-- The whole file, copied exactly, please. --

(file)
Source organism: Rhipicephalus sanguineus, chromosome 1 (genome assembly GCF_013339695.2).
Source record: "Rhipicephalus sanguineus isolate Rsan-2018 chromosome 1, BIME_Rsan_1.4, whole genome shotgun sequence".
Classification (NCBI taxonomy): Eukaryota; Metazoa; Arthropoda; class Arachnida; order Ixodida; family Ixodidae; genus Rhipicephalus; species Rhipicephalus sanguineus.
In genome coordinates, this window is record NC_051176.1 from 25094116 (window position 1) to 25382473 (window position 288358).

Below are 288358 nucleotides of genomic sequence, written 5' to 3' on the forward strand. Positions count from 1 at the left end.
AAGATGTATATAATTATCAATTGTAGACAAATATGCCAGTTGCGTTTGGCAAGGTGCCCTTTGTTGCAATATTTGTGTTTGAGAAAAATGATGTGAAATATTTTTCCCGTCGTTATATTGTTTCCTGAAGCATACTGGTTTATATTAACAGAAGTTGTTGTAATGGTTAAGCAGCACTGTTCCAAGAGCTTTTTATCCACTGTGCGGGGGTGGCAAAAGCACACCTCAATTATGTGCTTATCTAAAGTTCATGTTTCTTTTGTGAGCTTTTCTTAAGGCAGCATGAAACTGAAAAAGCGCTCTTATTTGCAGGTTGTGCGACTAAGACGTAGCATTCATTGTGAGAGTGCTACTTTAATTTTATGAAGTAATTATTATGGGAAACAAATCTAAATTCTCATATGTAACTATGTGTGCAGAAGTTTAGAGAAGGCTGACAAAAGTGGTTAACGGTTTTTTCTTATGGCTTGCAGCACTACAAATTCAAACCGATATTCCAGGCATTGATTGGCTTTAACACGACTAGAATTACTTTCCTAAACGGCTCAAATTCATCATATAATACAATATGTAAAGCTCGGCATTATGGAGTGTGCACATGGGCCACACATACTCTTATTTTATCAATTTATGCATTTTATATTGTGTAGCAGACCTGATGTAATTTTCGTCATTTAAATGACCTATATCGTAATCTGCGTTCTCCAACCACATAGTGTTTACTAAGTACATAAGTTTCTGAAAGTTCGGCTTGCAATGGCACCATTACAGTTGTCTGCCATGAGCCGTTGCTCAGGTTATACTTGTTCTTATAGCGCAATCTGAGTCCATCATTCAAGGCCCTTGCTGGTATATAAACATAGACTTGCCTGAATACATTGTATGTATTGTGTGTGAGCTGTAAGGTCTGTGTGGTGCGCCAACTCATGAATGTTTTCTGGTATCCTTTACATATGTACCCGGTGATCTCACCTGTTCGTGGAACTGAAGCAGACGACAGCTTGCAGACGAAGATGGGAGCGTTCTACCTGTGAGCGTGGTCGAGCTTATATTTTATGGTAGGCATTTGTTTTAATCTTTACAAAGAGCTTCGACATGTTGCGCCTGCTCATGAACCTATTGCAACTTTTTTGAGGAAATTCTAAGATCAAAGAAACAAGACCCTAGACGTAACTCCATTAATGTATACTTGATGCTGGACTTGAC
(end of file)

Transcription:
Source organism: Rhipicephalus sanguineus, chromosome 1 (genome assembly GCF_013339695.2).
Source record: "Rhipicephalus sanguineus isolate Rsan-2018 chromosome 1, BIME_Rsan_1.4, whole genome shotgun sequence".
Classification (NCBI taxonomy): Eukaryota; Metazoa; Arthropoda; class Arachnida; order Ixodida; family Ixodidae; genus Rhipicephalus; species Rhipicephalus sanguineus.
In genome coordinates, this window is record NC_051176.1 from 25094116 (window position 1) to 25382473 (window position 288358).

Below are 288358 nucleotides of genomic sequence, written 5' to 3' on the forward strand. Positions count from 1 at the left end.
AAGATGTATATAATTATCAATTGTAGACAAATATGCCAGTTGCGTTTGGCAAGGTGCCCTTTGTTGCAATATTTGTGTTTGAGAAAAATGATGTGAAATATTTTTCCCGTCGTTATATTGTTTCCTGAAGCATACTGGTTTATATTAACAGAAGTTGTTGTAATGGTTAAGCAGCACTGTTCCAAGAGCTTTTTATCCACTGTGCGGGGGTGGCAAAAGCACACCTCAATTATGTGCTTATCTAAAGTTCATGTTTCTTTTGTGAGCTTTTCTTAAGGCAGCATGAAACTGAAAAAGCGCTCTTATTTGCAGGTTGTGCGACTAAGACGTAGCATTCATTGTGAGAGTGCTACTTTAATTTTATGAAGTAATTATTATGGGAAACAAATCTAAATTCTCATATGTAACTATGTGTGCAGAAGTTTAGAGAAGGCTGACAAAAGTGGTTAACGGTTTTTTCTTATGGCTTGCAGCACTACAAATTCAAACCGATATTCCAGGCATTGATTGGCTTTAACACGACTAGAATTACTTTCCTAAACGGCTCAAATTCATCATATAATACAATATGTAAAGCTCGGCATTATGGAGTGTGCACATGGGCCACACATACTCTTATTTTATCAATTTATGCATTTTATATTGTGTAGCAGACCTGATGTAATTTTCGTCATTTAAATGACCTATATCGTAATCTGCGTTCTCCAACCACATAGTGTTTACTAAGTACATAAGTTTCTGAAAGTTCGGCTTGCAATGGCACCATTACAGTTGTCTGCCATGAGCCGTTGCTCAGGTTATACTTGTTCTTATAGCGCAATCTGAGTCCATCATTCAAGGCCCTTGCTGGTATATAAACATAGACTTGCCTGAATACATTGTATGTATTGTGTGTGAGCTGTAAGGTCTGTGTGGTGCGCCAACTCATGAATGTTTTCTGGTATCCTTTACATATGTACCCGGTGATCTCACCTGTTCGTGGAACTGAAGCAGACGACAGCTTGCAGACGAAGATGGGAGCGTTCTACCTGTGAGCGTGGTCGAGCTTATATTTTATGGTAGGCATTTGTTTTAATCTTTACAAAGAGCTTCGACATGTTGCGCCTGCTCATGAACCTATTGCAACTTTTTTGAGGAAATTCTAAGATCAAAGAAACAAGACCCTAGACGTAACTCCATTAATGTATACTTGATGCTGGACTTGAC